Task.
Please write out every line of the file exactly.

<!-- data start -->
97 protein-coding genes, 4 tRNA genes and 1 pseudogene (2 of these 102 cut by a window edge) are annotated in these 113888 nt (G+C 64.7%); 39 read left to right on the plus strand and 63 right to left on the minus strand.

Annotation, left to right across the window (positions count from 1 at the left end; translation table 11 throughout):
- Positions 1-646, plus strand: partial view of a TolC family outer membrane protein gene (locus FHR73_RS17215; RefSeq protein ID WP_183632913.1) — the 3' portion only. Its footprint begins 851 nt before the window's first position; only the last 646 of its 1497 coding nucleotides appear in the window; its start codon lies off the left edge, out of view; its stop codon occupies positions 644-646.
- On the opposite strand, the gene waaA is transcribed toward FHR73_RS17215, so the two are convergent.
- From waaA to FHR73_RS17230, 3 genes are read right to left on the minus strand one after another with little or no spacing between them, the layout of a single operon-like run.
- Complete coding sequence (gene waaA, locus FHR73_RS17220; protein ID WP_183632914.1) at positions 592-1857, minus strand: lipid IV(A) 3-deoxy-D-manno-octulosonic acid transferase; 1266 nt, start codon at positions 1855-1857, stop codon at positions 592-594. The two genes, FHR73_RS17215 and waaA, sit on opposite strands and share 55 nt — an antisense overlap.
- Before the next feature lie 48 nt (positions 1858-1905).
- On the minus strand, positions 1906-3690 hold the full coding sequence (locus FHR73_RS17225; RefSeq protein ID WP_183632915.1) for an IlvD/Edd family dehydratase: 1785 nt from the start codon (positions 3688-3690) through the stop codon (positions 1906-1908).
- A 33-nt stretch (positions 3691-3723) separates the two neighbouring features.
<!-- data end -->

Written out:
97 protein-coding genes, 4 tRNA genes and 1 pseudogene (2 of these 102 cut by a window edge) are annotated in these 113888 nt (G+C 64.7%); 39 read left to right on the plus strand and 63 right to left on the minus strand.

Annotation, left to right across the window (positions count from 1 at the left end; translation table 11 throughout):
- Positions 1-646, plus strand: partial view of a TolC family outer membrane protein gene (locus FHR73_RS17215; RefSeq protein ID WP_183632913.1) — the 3' portion only. Its footprint begins 851 nt before the window's first position; only the last 646 of its 1497 coding nucleotides appear in the window; its start codon lies off the left edge, out of view; its stop codon occupies positions 644-646.
- On the opposite strand, the gene waaA is transcribed toward FHR73_RS17215, so the two are convergent.
- From waaA to FHR73_RS17230, 3 genes are read right to left on the minus strand one after another with little or no spacing between them, the layout of a single operon-like run.
- Complete coding sequence (gene waaA, locus FHR73_RS17220; protein ID WP_183632914.1) at positions 592-1857, minus strand: lipid IV(A) 3-deoxy-D-manno-octulosonic acid transferase; 1266 nt, start codon at positions 1855-1857, stop codon at positions 592-594. The two genes, FHR73_RS17215 and waaA, sit on opposite strands and share 55 nt — an antisense overlap.
- Before the next feature lie 48 nt (positions 1858-1905).
- On the minus strand, positions 1906-3690 hold the full coding sequence (locus FHR73_RS17225; RefSeq protein ID WP_183632915.1) for an IlvD/Edd family dehydratase: 1785 nt from the start codon (positions 3688-3690) through the stop codon (positions 1906-1908).
- A 33-nt stretch (positions 3691-3723) separates the two neighbouring features.